By Siphumelele Nhlapo, Human Resources Director for Schneider Electric Anglophone Cluster
Let me ask you a question. When you think of a scientist, who comes to mind? Is it Albert Einstein, the founder of the theory of relativity? Or Sir Isaac Newton, who gave us the concept of gravity? And then there’s Louis Pasteur, who invented the process of vaccination.
Let me ask you a second question. How many women scientists can you recall? Do you know Marie Curie, who was fundamental to the discovery of radiation? Or Janaki Ammal, India’s first female botanical scientist who advocated for the preservation of the country’s biodiversity? How about South Africa’s own Tebello Nyokong, a chemist who has been named amongst the most influential women in science and technology throughout Africa?
There are literally millions of women working in the field of science, and the difference they have made and continue to make is beyond measure. I wanted to both reject some stereotypes and also suggest one simple way to get more girls to think about science as a life-long passion.
Firstly, let’s put some falsehoods to bed. The old stereotype of girls being bad at science, technology, engineering and maths – those subjects known as STEM – is far too common and it could not be further from the truth. Girls outperform boys in exams in STEM subjects. Back in 2019, the United Nations provided data showing that 68% of girls got top grades in maths and science exams taken at 16, compared with 65% of boys.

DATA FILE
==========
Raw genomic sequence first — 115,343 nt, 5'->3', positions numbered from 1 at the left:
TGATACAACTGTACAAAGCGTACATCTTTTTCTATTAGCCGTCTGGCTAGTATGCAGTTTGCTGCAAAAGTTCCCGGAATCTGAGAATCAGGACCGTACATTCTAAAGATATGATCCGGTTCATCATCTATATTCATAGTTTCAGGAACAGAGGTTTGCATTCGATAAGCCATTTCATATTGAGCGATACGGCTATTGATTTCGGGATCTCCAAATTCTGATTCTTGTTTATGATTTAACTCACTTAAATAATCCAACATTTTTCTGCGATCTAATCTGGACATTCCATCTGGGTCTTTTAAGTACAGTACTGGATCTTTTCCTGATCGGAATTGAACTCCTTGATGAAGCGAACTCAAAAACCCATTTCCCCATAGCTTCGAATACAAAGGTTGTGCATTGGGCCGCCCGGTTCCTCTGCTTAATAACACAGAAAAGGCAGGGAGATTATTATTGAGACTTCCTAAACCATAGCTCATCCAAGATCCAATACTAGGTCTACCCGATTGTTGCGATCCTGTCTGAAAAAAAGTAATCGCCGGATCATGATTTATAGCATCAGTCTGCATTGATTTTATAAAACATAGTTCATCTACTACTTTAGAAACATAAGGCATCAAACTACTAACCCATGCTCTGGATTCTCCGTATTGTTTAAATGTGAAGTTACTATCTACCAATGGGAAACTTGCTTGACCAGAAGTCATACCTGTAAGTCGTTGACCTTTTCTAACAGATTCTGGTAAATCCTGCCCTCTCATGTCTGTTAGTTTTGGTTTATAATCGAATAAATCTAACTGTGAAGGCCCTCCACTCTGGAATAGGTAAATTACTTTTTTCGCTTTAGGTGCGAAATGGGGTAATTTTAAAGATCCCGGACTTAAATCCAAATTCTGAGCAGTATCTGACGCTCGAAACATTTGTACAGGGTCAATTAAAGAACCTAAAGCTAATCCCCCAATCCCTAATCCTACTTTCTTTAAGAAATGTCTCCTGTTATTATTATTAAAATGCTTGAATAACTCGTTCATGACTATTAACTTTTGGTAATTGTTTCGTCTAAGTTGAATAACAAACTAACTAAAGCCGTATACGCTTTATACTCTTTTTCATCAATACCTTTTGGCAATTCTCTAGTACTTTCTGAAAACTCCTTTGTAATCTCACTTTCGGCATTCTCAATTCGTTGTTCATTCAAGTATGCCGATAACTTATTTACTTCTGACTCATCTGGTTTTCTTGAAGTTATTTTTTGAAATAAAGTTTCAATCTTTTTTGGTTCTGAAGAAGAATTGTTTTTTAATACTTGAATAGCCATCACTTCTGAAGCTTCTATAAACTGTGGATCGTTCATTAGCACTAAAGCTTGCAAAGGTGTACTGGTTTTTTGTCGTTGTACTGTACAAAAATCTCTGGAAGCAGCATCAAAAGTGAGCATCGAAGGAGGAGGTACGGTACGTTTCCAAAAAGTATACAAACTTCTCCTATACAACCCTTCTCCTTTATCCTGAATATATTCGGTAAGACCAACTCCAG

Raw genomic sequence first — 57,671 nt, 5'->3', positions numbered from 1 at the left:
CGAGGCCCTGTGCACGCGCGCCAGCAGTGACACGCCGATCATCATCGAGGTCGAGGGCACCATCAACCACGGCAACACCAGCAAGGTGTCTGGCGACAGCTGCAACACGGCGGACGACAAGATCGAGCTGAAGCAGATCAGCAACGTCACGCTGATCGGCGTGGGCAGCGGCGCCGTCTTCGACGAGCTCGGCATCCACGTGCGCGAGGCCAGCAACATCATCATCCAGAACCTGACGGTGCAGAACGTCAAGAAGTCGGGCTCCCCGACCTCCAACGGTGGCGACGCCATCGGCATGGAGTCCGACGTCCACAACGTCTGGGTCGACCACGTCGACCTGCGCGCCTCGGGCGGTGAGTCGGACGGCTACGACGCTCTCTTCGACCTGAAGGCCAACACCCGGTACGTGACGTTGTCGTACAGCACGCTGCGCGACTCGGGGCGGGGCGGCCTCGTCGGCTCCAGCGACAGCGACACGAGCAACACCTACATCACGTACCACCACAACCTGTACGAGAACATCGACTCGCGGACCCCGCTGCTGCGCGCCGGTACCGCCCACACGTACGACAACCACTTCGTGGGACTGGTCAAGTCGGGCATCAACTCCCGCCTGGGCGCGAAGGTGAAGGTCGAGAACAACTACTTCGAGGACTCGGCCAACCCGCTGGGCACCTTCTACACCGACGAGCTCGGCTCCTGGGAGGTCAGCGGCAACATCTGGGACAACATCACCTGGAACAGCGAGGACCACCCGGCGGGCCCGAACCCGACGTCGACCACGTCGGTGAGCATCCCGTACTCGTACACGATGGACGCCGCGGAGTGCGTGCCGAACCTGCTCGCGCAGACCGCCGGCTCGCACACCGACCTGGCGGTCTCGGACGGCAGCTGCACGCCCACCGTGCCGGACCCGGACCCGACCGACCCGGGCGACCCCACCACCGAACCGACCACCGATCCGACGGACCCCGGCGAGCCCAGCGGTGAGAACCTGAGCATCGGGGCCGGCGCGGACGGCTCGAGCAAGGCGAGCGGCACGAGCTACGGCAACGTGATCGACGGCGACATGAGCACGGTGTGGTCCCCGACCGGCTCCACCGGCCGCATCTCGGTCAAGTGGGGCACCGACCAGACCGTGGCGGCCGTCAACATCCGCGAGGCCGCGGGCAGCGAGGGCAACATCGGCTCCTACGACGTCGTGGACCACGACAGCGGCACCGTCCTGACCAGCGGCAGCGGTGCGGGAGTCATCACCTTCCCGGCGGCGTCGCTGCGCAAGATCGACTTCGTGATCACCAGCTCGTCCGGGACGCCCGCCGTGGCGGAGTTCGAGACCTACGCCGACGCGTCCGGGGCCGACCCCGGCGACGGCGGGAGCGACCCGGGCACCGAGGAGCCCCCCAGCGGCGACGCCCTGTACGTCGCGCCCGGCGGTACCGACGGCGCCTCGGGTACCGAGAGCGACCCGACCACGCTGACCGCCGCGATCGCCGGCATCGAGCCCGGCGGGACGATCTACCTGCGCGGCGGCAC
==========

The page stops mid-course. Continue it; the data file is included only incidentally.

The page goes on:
The challenge we have is perception. And confidence. Far too often, girls wrongly believe that they’re not good at science; they think they’re best in the arts, and we have to break that stereotype too.
How do we do this? First of all, let’s give our girls the confidence and belief that’s going to change these perceptions. We should celebrate them when they do well and encourage them to see that they can be just as good as anyone, if not better, when it comes to learning STEM subjects. By acknowledging their abilities at a young age and reminding them of their abilities throughout their time at school, we’re helping these young girls believe that they can choose science as a career.
The second is the need for role models. We need successful women scientists and engineers that our girls can look up to and emulate. They need to feel that anything is possible, and the best way for us to do this is tell the story of female pioneers, both past and present, because there are so many women scientists and engineers who are making a difference every single day. What is important is for the media to give these women more of a spotlight.